Request Custom Quote(additional costs and lead times generally apply)
Don't see what you need? Fill out our more generic Request for Quote form.
Picklewood/Other Skins (Thin) - Product Info
Thin Weathered Picklewood Skins are old growth, generally clear, Douglas Fir and other species (Cypress, Cedar, Redwood, etc) which have been cut off lumber salvaged from old pickling vats. Picklewood Skins are one of several possible sources of WeatheredBlend Thin Skins. They are generally no longer sold as a separate product.
|Species||Mixed, but often heavy to Douglas Fir; other species that could be mixed in (or even make up a high percentage of a particular unit(s)) include cedar, cypress, redwood, etc.; non-picklewood sources can be mixed species, generally heavy to softwoods (firs, pines, etc)|
|Source||Pickle Vats salvaged from different sites in North America, supplemented with weathered jackets/skins from other sources|
|Holes||Occasional small nail holes; no visible bolt holes (boards were sometimes assembled with wood dowels so there can be some dowel holes on the edge)|
|Knots||Picklewood boards are 80%+ clear; some boards will have pin knots. Boards from non-Picklewood sources can have unlimited knots, with some tight and some loose or fallen out|
|Checking/Cracks||Unlimited. The number of checks coupled with the thin nature of this product will result in some pieces splitting unless great care is taken when handling.|
|Standard Dimensions||a) Thickness: approximately 3/8" (+/- 1/8"); b) Width (nominal): random 3"-7"; and c) Length: 1' increments up to 7'; non-Picklewood sources can sometimes make some longer lengths available (but majority of material will still be 7' and under)|
|Weight||Typically, approximately 1.25-1.50 pounds per square foot|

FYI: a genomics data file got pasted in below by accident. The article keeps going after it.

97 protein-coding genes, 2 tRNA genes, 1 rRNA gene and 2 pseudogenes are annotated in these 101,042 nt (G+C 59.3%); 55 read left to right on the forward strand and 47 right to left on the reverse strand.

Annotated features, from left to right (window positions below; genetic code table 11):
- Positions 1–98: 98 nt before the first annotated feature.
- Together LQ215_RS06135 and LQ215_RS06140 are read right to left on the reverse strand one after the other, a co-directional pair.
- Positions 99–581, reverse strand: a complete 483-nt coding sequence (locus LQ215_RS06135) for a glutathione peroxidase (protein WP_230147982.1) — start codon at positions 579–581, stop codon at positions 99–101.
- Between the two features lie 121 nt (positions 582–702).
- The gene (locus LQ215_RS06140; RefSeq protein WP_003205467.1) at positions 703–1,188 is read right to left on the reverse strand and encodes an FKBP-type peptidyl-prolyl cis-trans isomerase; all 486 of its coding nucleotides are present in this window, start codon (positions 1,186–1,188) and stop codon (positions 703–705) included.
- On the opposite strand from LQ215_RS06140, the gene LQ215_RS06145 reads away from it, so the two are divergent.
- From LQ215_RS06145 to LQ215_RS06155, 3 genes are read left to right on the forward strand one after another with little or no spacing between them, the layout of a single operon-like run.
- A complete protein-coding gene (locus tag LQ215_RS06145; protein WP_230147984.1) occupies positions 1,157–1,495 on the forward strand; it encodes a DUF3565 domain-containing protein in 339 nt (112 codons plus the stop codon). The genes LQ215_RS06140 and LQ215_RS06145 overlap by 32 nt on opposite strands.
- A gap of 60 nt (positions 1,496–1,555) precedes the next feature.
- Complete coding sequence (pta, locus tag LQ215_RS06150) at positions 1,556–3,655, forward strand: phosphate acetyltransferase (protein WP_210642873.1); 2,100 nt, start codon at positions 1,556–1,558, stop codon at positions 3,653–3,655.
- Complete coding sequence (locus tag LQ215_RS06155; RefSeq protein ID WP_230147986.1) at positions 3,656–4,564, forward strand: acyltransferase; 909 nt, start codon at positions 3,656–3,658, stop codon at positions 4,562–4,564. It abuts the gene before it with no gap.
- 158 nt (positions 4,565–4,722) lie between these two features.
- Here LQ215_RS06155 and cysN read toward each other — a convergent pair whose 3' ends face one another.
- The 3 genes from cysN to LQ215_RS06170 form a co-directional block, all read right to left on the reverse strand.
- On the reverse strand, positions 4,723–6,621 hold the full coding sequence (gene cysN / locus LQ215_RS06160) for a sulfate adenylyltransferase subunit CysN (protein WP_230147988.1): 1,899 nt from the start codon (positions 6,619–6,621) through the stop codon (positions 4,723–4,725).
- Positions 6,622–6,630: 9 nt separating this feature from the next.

|Surfacing||Weathered As-is on one face and bandsawn on the other face|
|Salt/Minerals||Picklewood materials contain significant amounts of salt and other minerals, creating special characteristics and/or considerations like those described in the following items.|
|Color/Appearance||The coloring of individual Picklewood boards varies widely. Weathered faces can include a range of grays and browns (the exterior of the pickle vats generally weathered to grays, while the interior generally weathered to browns.) Processed Picklewood materials have color variations which range from normal Douglas Fir coloring to color combinations unique to Picklewood materials.|
|Finishes/Glues||Certain finishes and glues do not work well with Picklewood materials. Most importantly, DO NOT USE WATER-BASED FINISHES.|
|Metal Corrosiveness||Picklewood materials can have a corrosive effect on metal fasteners, machinery and saw blades. Stainless steel fasteners should be used in lieu of regular steel fasteners, especially in applications involving the likely mixing of Picklewood, moisture and oxygen.|
|Moisture||Picklewood absorbs moisture more readily than typical Douglas Fir. Picklewood material (especially material with air dry or kiln dry time) should be handled, stored and transported carefully to minimize any unnecessary reabsorption of moisture.|
|Odor||Picklewood materials often have a strong pickling smell to them. This odor is especially strong as wet material is|
being cut or otherwise processed. It tends to become less and less of an issue as material is allowed to air dry (or as material is kiln dried).
|Salt Leaching||As moisture is drawn out of Picklewood materials, it brings salt with it. Salt leaching tends to be the most concentrated at knots and material ends, but can happen anywhere. Air dry time (and kiln drying) reduces, but does not eliminate, salt leaching. Approaches to salt leaching include sanding and refinishing impacted areas to doing nothing (and letting the salt serve as one of the most visible evidences of the history and reclaimed nature of Picklewood materials.) Salt is more visible on processed materials than on as-is materials.|
|Appearance Variation||Boards can vary in appearance from piece to piece and even within a piece. The characteristics described on this specification sheet generally apply to each board's featured face. The opposite face and edges can differ from the featured face in texture, coloring, and other characteristics unless otherwise noted. Weathered lumber / barnwood will have at least one weathered face. The opposite face and edges can be any combination of weathered and fresh-sawn. If weathered, the weathering will often be different (amount, mix of colors, etc) than on the featured face.|